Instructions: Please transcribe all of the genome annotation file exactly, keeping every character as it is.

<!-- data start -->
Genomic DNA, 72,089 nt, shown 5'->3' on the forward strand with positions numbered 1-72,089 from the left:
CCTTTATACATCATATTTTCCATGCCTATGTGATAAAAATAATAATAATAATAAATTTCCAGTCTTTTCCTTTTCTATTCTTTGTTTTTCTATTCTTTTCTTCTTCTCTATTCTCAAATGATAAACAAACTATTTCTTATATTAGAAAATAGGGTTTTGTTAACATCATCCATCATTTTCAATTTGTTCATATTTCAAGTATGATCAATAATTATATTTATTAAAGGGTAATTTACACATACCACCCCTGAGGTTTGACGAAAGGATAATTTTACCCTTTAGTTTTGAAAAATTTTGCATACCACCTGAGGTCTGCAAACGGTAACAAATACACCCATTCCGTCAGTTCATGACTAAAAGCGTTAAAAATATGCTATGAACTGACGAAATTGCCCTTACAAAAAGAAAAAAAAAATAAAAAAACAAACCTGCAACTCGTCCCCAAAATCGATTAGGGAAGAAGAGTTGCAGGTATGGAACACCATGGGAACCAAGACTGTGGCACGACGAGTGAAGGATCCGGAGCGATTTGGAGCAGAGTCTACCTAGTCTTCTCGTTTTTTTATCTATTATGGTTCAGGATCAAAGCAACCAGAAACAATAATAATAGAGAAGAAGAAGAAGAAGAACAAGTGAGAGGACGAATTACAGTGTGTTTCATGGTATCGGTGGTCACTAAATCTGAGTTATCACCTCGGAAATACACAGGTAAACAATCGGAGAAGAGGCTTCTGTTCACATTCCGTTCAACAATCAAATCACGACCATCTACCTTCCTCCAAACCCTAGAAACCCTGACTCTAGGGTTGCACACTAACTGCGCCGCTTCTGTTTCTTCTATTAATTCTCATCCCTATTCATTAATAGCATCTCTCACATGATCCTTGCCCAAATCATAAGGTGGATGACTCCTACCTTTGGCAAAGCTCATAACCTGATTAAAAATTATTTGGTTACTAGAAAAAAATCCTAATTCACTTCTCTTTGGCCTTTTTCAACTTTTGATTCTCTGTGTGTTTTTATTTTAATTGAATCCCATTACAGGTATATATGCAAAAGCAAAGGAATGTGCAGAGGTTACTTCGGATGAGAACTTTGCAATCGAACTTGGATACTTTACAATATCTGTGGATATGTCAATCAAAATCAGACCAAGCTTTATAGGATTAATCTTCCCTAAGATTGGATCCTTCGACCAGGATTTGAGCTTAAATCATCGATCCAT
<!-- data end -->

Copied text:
Genomic DNA, 72,089 nt, shown 5'->3' on the forward strand with positions numbered 1-72,089 from the left:
CCTTTATACATCATATTTTCCATGCCTATGTGATAAAAATAATAATAATAATAAATTTCCAGTCTTTTCCTTTTCTATTCTTTGTTTTTCTATTCTTTTCTTCTTCTCTATTCTCAAATGATAAACAAACTATTTCTTATATTAGAAAATAGGGTTTTGTTAACATCATCCATCATTTTCAATTTGTTCATATTTCAAGTATGATCAATAATTATATTTATTAAAGGGTAATTTACACATACCACCCCTGAGGTTTGACGAAAGGATAATTTTACCCTTTAGTTTTGAAAAATTTTGCATACCACCTGAGGTCTGCAAACGGTAACAAATACACCCATTCCGTCAGTTCATGACTAAAAGCGTTAAAAATATGCTATGAACTGACGAAATTGCCCTTACAAAAAGAAAAAAAAAATAAAAAAACAAACCTGCAACTCGTCCCCAAAATCGATTAGGGAAGAAGAGTTGCAGGTATGGAACACCATGGGAACCAAGACTGTGGCACGACGAGTGAAGGATCCGGAGCGATTTGGAGCAGAGTCTACCTAGTCTTCTCGTTTTTTTATCTATTATGGTTCAGGATCAAAGCAACCAGAAACAATAATAATAGAGAAGAAGAAGAAGAAGAACAAGTGAGAGGACGAATTACAGTGTGTTTCATGGTATCGGTGGTCACTAAATCTGAGTTATCACCTCGGAAATACACAGGTAAACAATCGGAGAAGAGGCTTCTGTTCACATTCCGTTCAACAATCAAATCACGACCATCTACCTTCCTCCAAACCCTAGAAACCCTGACTCTAGGGTTGCACACTAACTGCGCCGCTTCTGTTTCTTCTATTAATTCTCATCCCTATTCATTAATAGCATCTCTCACATGATCCTTGCCCAAATCATAAGGTGGATGACTCCTACCTTTGGCAAAGCTCATAACCTGATTAAAAATTATTTGGTTACTAGAAAAAAATCCTAATTCACTTCTCTTTGGCCTTTTTCAACTTTTGATTCTCTGTGTGTTTTTATTTTAATTGAATCCCATTACAGGTATATATGCAAAAGCAAAGGAATGTGCAGAGGTTACTTCGGATGAGAACTTTGCAATCGAACTTGGATACTTTACAATATCTGTGGATATGTCAATCAAAATCAGACCAAGCTTTATAGGATTAATCTTCCCTAAGATTGGATCCTTCGACCAGGATTTGAGCTTAAATCATCGATCCAT